Our finding suggesting that a diagnosis of stress related disorders in early life is associated with the largest relative risk increase in life threatening infections is in line with findings showing that childhood exposure to trauma might have a lifelong impact on susceptibility to disease, through promoting inflammatory reactions,5051 interrupting neuropsychological and cognitive development,5253 or an interplay between genes and the environment.54 Indeed, the extent of epigenetic modifications, measured as frequency of DNA methylation changes, were up to 12 times higher in participants with PTSD who were exposed to trauma in childhood compared with participants with PTSD who were trauma-free in childhood.54 These results constitute a molecular basis implying potentially more extensive biological disruptions and thereby potentially worse health outcomes for younger, rather than older, people with stress related disorders.
In this study, clinically diagnosed stress related disorders were associated with an increased risk of life threatening infections in the Swedish population. Despite a relatively low absolute risk, the high mortality from life threatening infections calls for increased clinical awareness among health professionals caring for patients with stress related disorders, especially those diagnosed at younger age. In addition, our findings, subject to replication, suggest an attenuation in the relative risk of life threatening infections with use of selective serotonin reuptake inhibitors. Further studies are needed to understand the potential mediating role of behaviour related factors in the observed association as well as potential mitigating role of various treatments for stress related disorders in reducing the excess risk of life threatening infections.
What is already known on this topic
Psychological stress might increase susceptibility to infections through compromised immunity
A series of experimental studies on humans and other animals suggests a link between psychological stress and acute respiratory tract infections
Data are, however, limited on more severe life threatening infections such as meningitis and sepsis
What this study adds
This study found an association between stress related disorders and risk of life threatening infections, including sepsis, endocarditis, central nervous system infections, and fatal infections of any other origin
The association was more pronounced among people with a diagnosed stress related disorder at a younger age and those with psychiatric comorbidities
The long term use of selective serotonin reuptake inhibitors was associated with an attenuated risk of life threatening infections after diagnosis of a stress related disorder
We thank Peter Green for his input on readability and accuracy of this manuscript during the review process.
Contributors: HS and UAV conceived and designed the study. HS, UAV, KF, and FF analysed the data. UAV, HS, KF, FF, HE, DL, DM-C, LFC, BMD’O, PL, MG, and CA interpreted the data. HS, UAV, KF, FF, HE, DL, DM-C, LFC, BMD’O, PL, MG, and CA drafted the manuscript: HS and UAV had full access to all the data in the study and take responsibility for the integrity and accuracy of the data. HS and UAV are the guarantors. The corresponding author attests that all listed authors meet authorship criteria and that no others meeting the criteria have been omitted.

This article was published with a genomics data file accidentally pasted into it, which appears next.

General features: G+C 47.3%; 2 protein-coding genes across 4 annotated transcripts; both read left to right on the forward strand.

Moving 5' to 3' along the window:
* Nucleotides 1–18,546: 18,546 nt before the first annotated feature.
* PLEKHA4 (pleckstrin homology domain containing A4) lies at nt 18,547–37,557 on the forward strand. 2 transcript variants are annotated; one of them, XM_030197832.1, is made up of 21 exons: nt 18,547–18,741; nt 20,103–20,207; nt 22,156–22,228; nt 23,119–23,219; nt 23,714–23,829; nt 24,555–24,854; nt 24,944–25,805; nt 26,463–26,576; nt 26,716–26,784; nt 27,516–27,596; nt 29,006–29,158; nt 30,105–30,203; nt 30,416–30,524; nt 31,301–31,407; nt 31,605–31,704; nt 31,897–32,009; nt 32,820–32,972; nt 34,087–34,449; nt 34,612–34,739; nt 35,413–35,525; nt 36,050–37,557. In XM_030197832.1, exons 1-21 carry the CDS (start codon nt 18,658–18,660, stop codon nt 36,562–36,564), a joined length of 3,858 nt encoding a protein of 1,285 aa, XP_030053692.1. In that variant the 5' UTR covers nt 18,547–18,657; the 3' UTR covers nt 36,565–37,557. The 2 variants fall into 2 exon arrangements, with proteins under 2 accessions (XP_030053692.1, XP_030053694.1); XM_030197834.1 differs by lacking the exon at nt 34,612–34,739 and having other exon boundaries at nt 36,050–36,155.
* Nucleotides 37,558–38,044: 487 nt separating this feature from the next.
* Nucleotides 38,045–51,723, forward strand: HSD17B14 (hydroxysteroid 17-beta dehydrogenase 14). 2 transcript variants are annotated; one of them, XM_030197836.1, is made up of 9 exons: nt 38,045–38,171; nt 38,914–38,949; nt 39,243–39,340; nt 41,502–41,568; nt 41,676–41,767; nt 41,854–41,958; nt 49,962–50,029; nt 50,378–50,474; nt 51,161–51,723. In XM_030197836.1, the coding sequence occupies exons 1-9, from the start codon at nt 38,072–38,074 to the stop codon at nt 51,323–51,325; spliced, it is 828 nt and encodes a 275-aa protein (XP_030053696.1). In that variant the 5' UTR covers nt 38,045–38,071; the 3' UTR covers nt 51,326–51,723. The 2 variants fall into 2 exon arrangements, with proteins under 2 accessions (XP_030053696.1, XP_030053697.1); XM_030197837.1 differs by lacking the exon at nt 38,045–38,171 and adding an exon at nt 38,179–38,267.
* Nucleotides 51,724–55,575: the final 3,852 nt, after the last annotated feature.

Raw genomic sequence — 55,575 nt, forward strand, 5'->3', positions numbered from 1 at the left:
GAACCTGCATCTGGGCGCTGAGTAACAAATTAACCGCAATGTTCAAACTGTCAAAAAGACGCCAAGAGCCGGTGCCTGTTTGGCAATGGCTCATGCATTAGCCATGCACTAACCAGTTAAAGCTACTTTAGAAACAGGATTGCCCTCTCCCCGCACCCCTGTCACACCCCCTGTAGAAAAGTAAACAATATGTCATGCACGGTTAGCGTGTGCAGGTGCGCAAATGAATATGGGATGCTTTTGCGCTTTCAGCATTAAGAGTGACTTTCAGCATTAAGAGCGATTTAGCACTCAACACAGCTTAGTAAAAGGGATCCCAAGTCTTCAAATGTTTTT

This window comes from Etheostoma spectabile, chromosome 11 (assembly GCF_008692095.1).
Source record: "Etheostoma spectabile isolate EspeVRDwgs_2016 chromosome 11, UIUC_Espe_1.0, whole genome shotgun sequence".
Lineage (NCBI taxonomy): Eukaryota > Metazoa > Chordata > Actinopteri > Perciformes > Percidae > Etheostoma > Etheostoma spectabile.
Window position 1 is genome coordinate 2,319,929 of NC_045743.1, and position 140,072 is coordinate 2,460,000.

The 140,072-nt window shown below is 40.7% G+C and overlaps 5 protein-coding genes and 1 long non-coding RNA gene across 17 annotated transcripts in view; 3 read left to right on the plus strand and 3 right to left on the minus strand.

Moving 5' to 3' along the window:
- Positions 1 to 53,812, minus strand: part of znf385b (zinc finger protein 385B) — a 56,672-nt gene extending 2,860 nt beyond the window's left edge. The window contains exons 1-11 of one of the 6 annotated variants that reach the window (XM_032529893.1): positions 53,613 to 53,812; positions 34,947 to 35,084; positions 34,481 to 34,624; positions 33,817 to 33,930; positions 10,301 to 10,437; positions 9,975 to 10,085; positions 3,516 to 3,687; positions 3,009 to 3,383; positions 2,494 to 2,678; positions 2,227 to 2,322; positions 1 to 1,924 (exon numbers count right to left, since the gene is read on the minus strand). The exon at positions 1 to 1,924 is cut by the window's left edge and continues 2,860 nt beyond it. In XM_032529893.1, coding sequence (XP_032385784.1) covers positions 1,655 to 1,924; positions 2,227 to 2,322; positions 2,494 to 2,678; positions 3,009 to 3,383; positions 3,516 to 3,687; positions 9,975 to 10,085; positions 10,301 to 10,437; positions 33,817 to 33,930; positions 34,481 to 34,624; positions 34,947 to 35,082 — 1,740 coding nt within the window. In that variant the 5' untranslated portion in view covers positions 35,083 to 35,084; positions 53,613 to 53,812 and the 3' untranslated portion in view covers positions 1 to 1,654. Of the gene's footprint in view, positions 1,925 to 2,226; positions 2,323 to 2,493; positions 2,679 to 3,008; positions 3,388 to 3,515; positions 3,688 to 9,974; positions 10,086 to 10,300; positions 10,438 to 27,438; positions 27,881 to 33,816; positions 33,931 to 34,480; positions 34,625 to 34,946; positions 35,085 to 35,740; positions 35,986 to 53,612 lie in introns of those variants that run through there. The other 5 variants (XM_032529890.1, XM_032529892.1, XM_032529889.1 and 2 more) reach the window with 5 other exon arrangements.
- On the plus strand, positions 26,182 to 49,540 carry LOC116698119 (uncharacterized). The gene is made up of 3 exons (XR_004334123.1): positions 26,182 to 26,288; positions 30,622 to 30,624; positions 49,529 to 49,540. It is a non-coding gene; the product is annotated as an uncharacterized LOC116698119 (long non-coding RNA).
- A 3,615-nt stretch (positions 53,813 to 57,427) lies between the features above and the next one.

Funding: The study was supported by Grant of Excellence, Icelandic Research Fund (grant No 163362-051, UAV), and European Research Council (ERC) consolidator grant (StressGene, grant No 726413, UAV); the Karolinska Institutet (Senior Researcher Award and Strategic Research Area in Epidemiology, FF); the Swedish Research Council through the Swedish Initiative for Research on Microdata in the Social And Medical Sciences (SIMSAM) framework (grant No 340-2013-5867, CA); and the West China Hospital, Sichuan University (1.3.5 Project for Disciplines of Excellence, grant No ZYJC18010, HS). This funding source had no role in study design, data collection, data analysis, data interpretation, writing of the scientific article, or the decision to submit the paper for publication.
Competing interests: All authors have completed the ICMJE uniform disclosure form at www.icmje.org/coi_disclosure.pdf and declare: the study was supported by Grant of Excellence, Icelandic Research Fund (grant No 163362-051, UAV), and European Research Council (ERC) consolidator grant (StressGene, grant No 726413, UAV); the Karolinska Institutet (Senior Researcher Award and Strategic Research Area in Epidemiology, FF); the Swedish Research Council through the Swedish Initiative for Research on Microdata in the Social And Medical Sciences (SIMSAM) framework (grant No 340-2013-5867, CA); and the West China Hospital, Sichuan University (1.3.5 Project for Disciplines of Excellence, grant No ZYJC18010, HS); no financial relationships with any organisation that might have an interest in the submitted work in the previous three years; no other relationships or activities that could appear to have influenced the submitted work.
Ethical approval: This study was approved by the regional ethics review board in Stockholm, Sweden (Dnr 2013/862-31/5).
Data sharing: No additional data available.
The study guarantors (HS and UAV) affirm that this manuscript is an honest, accurate, and transparent account of the study being reported; that no important aspects of the study have been omitted; and that any discrepancies from the study as planned (and, if relevant, registered) have been explained.